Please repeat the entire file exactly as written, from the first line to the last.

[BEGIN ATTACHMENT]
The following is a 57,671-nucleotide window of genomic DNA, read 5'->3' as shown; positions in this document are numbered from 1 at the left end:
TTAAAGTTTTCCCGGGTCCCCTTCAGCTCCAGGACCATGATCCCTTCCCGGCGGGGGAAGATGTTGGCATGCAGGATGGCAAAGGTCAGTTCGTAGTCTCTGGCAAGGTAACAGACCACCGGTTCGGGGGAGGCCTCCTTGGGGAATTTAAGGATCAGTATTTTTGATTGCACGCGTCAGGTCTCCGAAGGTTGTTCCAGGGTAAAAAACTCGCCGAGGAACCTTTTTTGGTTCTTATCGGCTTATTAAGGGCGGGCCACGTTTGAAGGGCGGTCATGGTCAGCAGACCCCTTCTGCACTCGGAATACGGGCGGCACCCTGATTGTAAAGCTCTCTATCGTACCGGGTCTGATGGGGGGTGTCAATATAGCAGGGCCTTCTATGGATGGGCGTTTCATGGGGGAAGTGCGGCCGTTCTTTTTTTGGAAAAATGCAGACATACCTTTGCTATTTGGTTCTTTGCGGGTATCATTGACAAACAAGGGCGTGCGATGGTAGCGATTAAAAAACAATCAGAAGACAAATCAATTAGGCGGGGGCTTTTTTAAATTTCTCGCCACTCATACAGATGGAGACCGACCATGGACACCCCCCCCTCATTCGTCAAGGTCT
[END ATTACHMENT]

The following is a 57,671-nucleotide window of genomic DNA, read 5'->3' as shown; positions in this document are numbered from 1 at the left end:
TTAAAGTTTTCCCGGGTCCCCTTCAGCTCCAGGACCATGATCCCTTCCCGGCGGGGGAAGATGTTGGCATGCAGGATGGCAAAGGTCAGTTCGTAGTCTCTGGCAAGGTAACAGACCACCGGTTCGGGGGAGGCCTCCTTGGGGAATTTAAGGATCAGTATTTTTGATTGCACGCGTCAGGTCTCCGAAGGTTGTTCCAGGGTAAAAAACTCGCCGAGGAACCTTTTTTGGTTCTTATCGGCTTATTAAGGGCGGGCCACGTTTGAAGGGCGGTCATGGTCAGCAGACCCCTTCTGCACTCGGAATACGGGCGGCACCCTGATTGTAAAGCTCTCTATCGTACCGGGTCTGATGGGGGGTGTCAATATAGCAGGGCCTTCTATGGATGGGCGTTTCATGGGGGAAGTGCGGCCGTTCTTTTTTTGGAAAAATGCAGACATACCTTTGCTATTTGGTTCTTTGCGGGTATCATTGACAAACAAGGGCGTGCGATGGTAGCGATTAAAAAACAATCAGAAGACAAATCAATTAGGCGGGGGCTTTTTTAAATTTCTCGCCACTCATACAGATGGAGACCGACCATGGACACCCCCCCCTCATTCGTCAAGGTCT